Research from Affinity Workforce suggests that teachers simply don’t know enough about MATs to understand whether or not they offer attractive advantages
New research shows that the majority of teachers can’t see the benefits of multi-academy trusts (MATs).
The data – compiled by Affinity Workforce and entitled Resourcing the Performance Agenda in Education – shows that 68% of teachers in England would choose a role in a standalone school over an MAT position. That said, 63% said they have no understanding of how working for an MAT would differ from a standard school, and 54% of teachers within MATs aren’t sure of the advantages their role may bring.
The report aims to explore the teaching crisis from the perspective of both teachers and their employers, revealing the key issues and priorities.
Dr Nick Capstick OBE, CEO of The White Horse Federation, said of the research:
“One of the major drivers for greater collaboration between schools and the emergence of multi-academy trusts, alongside sharing best practice and economies of scale, was that it would give teachers the opportunity to fast track their careers, experience different roles, departments and schools, whilst staying with the same employer, and to enjoy more flexibility.
“If teachers are still unaware of the advantages of working for a school within a MAT, then we need to rectify this as a matter of urgency. MATs have to get much better at articulating their propositions to teachers and building their brands to attract high quality talent.”
Eighty-three per cent of teachers believe that the teaching skills shortage will only become more severe over the next three years – something which shows just how important it is for educational organisations to adopt new approaches to attraction and retention of staff.
Besides flexibility, other priorities for teachers choosing a new job include the reputation of a school as a good employer (95%), high performance aspirations (94%) and the leadership within the school (94%).
Nicola McQueen, CEO at Affinity Workforce, said:
“As an industry we need to offer teachers a more modern, flexible working environment, with greater variety and more opportunities to experience different roles, departments and even schools, without them having to hop from one employer to the next to progress their careers.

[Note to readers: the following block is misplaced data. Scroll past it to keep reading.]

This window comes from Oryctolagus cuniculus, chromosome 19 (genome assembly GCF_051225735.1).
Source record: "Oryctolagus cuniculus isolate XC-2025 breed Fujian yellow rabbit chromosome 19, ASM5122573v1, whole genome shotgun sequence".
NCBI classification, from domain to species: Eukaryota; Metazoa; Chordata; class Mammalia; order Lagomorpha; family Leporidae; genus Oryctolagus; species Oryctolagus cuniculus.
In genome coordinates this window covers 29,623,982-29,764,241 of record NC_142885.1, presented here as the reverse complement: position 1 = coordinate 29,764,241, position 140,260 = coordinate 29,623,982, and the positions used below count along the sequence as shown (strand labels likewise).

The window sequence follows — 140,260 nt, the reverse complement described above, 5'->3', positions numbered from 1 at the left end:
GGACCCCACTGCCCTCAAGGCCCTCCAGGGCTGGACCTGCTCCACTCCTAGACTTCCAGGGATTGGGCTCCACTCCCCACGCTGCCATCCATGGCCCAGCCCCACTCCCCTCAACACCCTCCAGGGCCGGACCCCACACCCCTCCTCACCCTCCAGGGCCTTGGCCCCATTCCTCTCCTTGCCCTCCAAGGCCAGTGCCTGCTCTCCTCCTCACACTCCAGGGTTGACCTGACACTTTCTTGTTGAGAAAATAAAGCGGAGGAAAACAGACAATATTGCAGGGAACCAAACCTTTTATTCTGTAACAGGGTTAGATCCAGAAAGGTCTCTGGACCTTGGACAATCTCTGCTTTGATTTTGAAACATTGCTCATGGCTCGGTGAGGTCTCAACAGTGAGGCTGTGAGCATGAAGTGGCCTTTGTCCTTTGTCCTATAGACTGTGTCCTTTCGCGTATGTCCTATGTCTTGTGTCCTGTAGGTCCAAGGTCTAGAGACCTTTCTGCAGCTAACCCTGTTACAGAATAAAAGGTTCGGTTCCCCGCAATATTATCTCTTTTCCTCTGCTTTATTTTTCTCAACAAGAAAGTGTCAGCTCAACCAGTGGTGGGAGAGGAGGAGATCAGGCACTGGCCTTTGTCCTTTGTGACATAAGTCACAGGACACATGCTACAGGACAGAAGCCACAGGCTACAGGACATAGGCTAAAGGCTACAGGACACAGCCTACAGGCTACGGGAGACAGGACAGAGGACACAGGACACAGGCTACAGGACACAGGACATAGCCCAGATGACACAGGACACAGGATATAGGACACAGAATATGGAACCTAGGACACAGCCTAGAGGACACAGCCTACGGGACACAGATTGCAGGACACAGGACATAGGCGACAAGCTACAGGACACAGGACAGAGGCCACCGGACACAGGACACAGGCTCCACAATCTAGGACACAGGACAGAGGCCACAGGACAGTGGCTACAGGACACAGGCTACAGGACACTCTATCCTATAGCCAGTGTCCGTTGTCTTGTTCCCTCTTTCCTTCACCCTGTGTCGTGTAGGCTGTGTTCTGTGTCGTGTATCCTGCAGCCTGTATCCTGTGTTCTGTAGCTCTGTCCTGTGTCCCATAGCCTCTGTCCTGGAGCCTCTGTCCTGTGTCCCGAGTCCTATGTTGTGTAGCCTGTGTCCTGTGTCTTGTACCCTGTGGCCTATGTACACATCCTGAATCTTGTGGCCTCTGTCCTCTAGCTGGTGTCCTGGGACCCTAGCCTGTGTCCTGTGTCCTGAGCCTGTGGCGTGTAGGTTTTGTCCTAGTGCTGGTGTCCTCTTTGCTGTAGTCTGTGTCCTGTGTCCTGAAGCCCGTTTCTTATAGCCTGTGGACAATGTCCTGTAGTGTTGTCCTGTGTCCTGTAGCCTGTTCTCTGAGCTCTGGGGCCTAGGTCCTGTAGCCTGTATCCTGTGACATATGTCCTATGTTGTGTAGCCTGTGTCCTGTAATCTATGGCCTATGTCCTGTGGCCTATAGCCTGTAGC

“Forward-thinking MATs are in a great position to be able to offer the flexibility that teachers are looking for, but currently too many of them are failing to articulate their teacher propositions effectively, and therefore they are struggling to attract high quality teachers.
“The battle for talent is only going to get more fierce, so MAT and school leaders must start developing strong and authentic employer brands, which directly meet the needs of today’s teacher workforce.”
“Progressive MATs are moving away from narrow, tactical recruitment strategies and adopting broader people strategies which focus more on the well-being and development of teachers, far more in line with what we have seen within the commercial world over the last ten years. It’s one thing to have teachers leaving the profession because they have decided that they want to pursue their ambition in another sector, but it’s quite another to have teachers walking away simply on the basis that they are fed up with the job and can’t cope with it anymore.
“With the right strategies, MATs, academies and schools can at least ensure that teachers feel as though their employers are on their side and committed to supporting them, inside and outside of the classroom.”
When it comes to looking for new jobs, many teachers don’t feel that the current system is fit for purpose. The majority (70%) of teachers think recruitment agencies need to improve standards and professionalism, whilst 73% say agencies need to focus on improving the candidate experience.